© Noel Harrower 2015
Made with Xara11 Premium Noel harrower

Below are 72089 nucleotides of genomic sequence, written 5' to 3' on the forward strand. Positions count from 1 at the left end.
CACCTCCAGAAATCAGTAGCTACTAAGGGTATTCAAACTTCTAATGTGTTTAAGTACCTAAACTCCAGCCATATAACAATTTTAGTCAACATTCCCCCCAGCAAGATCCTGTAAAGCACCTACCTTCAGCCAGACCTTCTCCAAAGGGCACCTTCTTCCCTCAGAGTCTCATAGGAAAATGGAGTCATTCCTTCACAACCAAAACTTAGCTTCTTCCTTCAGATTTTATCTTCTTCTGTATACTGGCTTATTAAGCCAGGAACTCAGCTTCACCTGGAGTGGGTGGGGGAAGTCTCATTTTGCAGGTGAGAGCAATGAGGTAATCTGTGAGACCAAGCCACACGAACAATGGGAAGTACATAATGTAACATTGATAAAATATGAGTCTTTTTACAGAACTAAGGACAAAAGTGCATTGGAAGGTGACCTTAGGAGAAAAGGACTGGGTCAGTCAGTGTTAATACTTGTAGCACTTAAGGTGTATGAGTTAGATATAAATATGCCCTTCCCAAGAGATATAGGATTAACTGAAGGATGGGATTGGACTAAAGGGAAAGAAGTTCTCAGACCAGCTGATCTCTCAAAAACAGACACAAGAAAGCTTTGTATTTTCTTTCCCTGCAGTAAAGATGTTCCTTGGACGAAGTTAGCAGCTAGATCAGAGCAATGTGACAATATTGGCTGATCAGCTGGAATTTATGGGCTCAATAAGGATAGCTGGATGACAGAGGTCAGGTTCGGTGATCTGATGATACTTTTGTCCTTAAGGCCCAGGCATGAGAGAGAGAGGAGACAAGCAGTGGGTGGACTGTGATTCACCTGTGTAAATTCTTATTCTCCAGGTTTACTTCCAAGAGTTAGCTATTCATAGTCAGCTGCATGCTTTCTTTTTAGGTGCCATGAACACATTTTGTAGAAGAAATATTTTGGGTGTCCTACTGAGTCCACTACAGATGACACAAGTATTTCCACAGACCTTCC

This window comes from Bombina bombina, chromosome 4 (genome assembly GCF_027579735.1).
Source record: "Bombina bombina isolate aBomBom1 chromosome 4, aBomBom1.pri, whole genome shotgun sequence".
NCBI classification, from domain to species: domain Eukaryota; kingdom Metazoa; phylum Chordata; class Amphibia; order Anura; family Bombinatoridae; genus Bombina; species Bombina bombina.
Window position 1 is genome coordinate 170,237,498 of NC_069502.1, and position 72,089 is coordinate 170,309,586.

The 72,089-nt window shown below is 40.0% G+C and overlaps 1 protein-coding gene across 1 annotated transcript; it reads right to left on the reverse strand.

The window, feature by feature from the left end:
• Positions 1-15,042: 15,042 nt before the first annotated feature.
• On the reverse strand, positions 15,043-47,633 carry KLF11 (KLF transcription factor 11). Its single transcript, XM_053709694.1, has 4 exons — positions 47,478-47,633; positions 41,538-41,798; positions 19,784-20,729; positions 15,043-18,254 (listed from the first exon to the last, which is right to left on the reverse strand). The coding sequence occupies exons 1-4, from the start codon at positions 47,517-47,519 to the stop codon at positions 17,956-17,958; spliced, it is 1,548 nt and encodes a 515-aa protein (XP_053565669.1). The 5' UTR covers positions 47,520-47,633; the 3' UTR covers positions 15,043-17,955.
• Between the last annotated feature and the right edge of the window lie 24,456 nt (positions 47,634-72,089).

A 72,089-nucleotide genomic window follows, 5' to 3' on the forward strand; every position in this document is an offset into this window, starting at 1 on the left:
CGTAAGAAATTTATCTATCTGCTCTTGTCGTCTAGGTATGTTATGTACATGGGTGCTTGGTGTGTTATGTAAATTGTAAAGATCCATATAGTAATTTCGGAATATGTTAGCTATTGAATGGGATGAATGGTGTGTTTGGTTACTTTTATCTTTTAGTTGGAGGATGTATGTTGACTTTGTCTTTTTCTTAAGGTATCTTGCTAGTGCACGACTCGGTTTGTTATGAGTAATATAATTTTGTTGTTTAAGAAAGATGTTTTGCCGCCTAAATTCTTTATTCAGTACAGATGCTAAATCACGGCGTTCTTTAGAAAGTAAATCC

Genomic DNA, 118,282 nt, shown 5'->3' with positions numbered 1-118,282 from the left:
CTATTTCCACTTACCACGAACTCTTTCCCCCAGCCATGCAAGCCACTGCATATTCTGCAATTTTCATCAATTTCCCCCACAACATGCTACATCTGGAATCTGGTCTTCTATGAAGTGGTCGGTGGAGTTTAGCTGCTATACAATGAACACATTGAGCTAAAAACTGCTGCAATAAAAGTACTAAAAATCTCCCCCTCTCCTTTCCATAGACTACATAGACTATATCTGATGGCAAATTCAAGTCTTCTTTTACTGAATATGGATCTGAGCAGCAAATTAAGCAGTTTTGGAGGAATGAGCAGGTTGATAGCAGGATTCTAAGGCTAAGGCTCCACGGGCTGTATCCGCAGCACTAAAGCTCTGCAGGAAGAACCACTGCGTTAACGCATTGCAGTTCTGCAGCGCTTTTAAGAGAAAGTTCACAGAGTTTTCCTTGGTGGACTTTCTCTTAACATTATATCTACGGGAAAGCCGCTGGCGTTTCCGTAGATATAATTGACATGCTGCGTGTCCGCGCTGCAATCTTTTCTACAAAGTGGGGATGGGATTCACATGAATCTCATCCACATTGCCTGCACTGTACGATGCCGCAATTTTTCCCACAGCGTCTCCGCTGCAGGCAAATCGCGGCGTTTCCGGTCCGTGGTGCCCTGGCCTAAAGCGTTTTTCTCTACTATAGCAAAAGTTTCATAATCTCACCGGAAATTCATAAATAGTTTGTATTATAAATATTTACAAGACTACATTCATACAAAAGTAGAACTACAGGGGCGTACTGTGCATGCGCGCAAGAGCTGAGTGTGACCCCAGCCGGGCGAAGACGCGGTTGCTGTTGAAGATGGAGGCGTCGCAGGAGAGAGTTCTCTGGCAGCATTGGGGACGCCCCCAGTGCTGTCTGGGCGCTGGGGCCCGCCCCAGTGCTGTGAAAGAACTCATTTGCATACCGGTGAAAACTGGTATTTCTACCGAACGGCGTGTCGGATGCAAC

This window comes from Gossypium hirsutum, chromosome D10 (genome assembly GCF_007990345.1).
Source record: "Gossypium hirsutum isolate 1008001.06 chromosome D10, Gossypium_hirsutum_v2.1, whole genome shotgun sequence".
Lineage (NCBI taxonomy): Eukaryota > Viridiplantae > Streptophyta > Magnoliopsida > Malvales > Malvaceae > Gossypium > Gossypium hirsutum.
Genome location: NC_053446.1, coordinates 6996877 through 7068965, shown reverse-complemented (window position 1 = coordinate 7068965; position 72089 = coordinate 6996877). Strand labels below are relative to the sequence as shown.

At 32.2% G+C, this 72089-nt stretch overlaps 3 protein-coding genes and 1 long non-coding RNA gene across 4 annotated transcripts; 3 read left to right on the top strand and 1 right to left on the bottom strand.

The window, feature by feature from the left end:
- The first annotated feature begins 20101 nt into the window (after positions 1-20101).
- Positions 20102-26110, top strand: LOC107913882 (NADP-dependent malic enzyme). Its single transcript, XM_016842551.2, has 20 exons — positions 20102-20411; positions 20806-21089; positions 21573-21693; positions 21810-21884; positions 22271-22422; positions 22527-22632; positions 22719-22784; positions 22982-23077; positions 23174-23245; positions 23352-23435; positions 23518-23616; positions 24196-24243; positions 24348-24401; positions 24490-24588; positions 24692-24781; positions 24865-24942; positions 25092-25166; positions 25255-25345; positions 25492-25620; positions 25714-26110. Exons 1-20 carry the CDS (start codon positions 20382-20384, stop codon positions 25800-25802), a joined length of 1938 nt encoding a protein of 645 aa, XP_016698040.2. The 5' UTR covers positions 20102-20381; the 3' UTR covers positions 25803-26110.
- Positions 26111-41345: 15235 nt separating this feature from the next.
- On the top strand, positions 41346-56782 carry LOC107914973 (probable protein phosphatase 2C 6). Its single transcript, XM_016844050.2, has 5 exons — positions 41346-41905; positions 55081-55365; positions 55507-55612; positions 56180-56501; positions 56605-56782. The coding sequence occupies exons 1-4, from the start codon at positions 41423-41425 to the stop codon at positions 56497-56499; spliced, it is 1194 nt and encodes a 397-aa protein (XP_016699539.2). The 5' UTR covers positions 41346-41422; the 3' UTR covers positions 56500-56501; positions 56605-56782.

SENSING THE UNKNOWN GOD